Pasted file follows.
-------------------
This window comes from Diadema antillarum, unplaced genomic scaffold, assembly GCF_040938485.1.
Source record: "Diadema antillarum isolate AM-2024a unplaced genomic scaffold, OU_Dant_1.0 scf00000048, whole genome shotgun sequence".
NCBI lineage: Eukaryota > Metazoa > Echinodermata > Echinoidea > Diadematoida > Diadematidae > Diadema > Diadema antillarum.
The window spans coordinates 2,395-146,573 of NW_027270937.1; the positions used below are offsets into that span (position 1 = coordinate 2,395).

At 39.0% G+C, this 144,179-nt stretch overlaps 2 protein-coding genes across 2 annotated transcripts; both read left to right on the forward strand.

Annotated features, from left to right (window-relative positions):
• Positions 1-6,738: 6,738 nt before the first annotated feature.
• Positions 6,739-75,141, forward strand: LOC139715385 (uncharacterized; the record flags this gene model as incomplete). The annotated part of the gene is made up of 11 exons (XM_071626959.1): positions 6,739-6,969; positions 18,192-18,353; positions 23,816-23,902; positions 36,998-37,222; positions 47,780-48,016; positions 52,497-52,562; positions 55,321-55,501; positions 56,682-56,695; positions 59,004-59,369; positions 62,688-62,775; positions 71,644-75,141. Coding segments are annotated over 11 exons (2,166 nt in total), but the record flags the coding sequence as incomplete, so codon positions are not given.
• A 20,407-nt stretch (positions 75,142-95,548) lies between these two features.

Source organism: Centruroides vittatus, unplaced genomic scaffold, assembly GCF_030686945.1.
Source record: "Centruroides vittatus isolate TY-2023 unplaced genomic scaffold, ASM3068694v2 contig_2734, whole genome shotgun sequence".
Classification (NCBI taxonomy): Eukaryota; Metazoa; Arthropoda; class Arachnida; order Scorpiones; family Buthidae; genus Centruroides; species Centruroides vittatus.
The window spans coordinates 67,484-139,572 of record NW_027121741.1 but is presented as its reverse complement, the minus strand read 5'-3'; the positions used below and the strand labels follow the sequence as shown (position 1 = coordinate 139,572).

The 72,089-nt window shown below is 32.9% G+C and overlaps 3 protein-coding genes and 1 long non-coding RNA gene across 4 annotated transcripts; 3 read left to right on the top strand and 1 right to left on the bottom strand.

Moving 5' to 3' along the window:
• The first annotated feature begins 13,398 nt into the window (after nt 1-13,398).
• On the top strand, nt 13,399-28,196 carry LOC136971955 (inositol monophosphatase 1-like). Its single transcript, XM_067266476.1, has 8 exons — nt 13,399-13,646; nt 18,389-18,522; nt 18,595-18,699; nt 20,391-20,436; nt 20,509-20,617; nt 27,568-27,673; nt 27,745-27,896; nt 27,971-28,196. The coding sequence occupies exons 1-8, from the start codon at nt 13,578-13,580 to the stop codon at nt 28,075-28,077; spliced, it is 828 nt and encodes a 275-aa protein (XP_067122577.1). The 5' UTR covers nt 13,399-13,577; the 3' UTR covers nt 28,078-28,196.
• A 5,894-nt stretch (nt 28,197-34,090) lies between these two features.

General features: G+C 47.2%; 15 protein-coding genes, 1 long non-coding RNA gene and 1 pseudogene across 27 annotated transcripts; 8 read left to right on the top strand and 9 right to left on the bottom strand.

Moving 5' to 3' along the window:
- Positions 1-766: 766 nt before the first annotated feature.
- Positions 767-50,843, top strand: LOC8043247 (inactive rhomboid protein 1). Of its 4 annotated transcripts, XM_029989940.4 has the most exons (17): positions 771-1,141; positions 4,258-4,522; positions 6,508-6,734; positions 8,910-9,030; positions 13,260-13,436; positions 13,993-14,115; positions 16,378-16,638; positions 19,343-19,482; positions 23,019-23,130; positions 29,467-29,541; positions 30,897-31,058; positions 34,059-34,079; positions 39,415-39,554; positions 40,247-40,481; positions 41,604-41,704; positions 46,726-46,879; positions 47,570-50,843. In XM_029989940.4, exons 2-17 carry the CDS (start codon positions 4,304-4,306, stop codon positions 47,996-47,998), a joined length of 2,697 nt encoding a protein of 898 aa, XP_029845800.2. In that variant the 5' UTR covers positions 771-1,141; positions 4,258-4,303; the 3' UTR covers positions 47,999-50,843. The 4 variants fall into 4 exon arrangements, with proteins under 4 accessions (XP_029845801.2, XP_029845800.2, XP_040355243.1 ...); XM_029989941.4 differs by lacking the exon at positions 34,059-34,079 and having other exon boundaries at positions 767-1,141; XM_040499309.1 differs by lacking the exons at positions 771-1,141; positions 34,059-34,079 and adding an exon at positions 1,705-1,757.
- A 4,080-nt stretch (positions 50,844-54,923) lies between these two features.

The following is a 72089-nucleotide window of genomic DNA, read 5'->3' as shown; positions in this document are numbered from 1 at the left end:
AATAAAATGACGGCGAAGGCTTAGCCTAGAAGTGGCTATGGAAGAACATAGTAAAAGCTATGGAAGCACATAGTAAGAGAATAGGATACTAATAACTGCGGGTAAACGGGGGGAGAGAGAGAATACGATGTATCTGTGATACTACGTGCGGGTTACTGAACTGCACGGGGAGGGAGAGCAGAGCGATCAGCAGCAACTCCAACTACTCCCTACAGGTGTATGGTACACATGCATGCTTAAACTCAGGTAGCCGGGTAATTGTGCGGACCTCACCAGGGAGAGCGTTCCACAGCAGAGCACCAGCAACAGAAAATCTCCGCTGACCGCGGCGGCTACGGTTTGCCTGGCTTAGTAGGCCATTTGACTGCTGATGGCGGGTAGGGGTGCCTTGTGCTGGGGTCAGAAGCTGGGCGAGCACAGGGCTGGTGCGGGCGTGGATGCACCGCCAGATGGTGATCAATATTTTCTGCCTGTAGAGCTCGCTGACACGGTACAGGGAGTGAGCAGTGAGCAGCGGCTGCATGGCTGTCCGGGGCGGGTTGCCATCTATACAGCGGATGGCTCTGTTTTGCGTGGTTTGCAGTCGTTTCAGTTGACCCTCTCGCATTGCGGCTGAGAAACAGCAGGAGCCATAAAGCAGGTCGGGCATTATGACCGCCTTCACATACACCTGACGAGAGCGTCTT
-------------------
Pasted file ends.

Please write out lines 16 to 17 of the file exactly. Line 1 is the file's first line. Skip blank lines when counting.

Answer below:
• The first annotated feature begins 13,398 nt into the window (after nt 1-13,398).
• On the top strand, nt 13,399-28,196 carry LOC136971955 (inositol monophosphatase 1-like). Its single transcript, XM_067266476.1, has 8 exons — nt 13,399-13,646; nt 18,389-18,522; nt 18,595-18,699; nt 20,391-20,436; nt 20,509-20,617; nt 27,568-27,673; nt 27,745-27,896; nt 27,971-28,196. The coding sequence occupies exons 1-8, from the start codon at nt 13,578-13,580 to the stop codon at nt 28,075-28,077; spliced, it is 828 nt and encodes a 275-aa protein (XP_067122577.1). The 5' UTR covers nt 13,399-13,577; the 3' UTR covers nt 28,078-28,196.